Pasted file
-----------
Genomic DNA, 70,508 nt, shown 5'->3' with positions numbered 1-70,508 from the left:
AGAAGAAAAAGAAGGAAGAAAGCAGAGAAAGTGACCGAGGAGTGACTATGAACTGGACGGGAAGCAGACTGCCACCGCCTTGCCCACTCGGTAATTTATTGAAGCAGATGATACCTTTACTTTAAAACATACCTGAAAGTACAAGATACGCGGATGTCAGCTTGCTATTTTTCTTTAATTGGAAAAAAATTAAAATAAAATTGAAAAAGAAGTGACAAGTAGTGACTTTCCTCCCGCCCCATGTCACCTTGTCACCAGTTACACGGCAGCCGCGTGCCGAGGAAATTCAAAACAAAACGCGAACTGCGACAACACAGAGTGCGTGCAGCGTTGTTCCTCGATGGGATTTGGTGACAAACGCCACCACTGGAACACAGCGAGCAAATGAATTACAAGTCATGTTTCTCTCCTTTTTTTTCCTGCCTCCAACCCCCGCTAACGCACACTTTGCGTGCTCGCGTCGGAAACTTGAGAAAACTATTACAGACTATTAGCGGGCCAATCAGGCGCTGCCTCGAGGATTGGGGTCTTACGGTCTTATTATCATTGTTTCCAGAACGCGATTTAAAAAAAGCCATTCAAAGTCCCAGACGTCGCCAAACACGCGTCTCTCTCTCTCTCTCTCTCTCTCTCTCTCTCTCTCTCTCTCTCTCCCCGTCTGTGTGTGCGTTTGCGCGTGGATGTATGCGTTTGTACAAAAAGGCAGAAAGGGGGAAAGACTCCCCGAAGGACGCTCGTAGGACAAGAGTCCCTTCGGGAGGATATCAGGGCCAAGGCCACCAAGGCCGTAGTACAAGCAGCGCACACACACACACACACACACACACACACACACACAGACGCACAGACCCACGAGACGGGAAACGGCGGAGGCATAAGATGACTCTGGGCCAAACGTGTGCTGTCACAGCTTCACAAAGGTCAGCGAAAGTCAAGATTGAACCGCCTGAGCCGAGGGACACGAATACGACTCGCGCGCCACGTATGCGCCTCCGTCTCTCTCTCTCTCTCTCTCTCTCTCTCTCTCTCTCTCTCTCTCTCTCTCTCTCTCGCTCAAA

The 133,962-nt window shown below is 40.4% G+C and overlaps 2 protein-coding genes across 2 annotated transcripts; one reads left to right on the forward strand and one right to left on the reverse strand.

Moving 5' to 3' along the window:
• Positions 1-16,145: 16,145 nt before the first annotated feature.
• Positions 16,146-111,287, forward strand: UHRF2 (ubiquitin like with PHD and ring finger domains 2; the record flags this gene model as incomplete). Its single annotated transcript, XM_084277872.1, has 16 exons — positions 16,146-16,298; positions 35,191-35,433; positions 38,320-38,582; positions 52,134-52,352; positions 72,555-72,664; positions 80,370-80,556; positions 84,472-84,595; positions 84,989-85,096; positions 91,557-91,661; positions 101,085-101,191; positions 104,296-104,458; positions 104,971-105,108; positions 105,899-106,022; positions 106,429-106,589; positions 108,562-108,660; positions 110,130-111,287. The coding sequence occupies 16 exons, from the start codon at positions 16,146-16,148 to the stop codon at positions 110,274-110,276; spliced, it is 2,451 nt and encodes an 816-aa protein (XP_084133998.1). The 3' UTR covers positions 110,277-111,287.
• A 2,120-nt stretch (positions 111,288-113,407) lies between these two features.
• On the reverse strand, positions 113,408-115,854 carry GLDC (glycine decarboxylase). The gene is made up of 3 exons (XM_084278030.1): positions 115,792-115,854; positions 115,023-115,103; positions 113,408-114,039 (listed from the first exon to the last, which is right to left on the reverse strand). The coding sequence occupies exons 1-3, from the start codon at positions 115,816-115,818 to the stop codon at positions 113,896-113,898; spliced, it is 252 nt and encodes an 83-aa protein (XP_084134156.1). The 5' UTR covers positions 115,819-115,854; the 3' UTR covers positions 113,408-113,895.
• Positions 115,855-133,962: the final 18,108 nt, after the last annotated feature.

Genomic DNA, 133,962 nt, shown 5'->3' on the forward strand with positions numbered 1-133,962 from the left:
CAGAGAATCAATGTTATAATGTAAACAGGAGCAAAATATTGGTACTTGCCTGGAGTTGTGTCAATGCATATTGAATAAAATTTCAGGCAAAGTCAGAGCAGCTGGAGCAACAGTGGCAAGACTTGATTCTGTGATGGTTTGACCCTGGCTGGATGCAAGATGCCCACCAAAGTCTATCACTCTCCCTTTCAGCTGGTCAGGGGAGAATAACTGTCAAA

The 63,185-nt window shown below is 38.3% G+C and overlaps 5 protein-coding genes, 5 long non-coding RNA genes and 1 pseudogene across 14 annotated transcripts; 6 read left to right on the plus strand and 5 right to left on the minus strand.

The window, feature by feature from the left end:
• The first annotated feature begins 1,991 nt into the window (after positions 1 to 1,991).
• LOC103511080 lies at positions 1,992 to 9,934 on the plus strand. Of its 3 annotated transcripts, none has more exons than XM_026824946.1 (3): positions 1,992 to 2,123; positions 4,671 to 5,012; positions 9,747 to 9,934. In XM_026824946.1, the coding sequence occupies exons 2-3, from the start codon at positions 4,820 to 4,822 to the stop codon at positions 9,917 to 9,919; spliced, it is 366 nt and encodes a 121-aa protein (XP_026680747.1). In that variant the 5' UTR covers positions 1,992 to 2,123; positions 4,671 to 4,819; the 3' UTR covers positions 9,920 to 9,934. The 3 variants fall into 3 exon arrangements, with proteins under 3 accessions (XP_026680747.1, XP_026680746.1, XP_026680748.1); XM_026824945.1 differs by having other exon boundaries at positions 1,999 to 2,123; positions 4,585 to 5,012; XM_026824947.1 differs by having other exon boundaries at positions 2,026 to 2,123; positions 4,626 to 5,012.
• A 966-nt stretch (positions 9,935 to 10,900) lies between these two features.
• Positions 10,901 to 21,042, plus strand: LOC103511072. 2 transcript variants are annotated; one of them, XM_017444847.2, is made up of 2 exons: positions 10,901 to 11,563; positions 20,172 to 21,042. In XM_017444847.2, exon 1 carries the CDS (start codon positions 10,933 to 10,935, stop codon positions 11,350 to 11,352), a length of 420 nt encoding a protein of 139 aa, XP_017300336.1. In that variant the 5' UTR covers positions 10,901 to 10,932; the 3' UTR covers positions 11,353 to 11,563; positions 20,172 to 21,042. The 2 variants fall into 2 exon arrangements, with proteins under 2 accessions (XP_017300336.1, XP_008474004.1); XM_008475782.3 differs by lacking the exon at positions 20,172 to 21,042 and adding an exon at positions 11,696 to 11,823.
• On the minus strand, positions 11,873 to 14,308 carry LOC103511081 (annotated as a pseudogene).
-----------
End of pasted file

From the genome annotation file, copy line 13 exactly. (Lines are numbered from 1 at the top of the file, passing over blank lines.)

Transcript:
The window, feature by feature from the left end: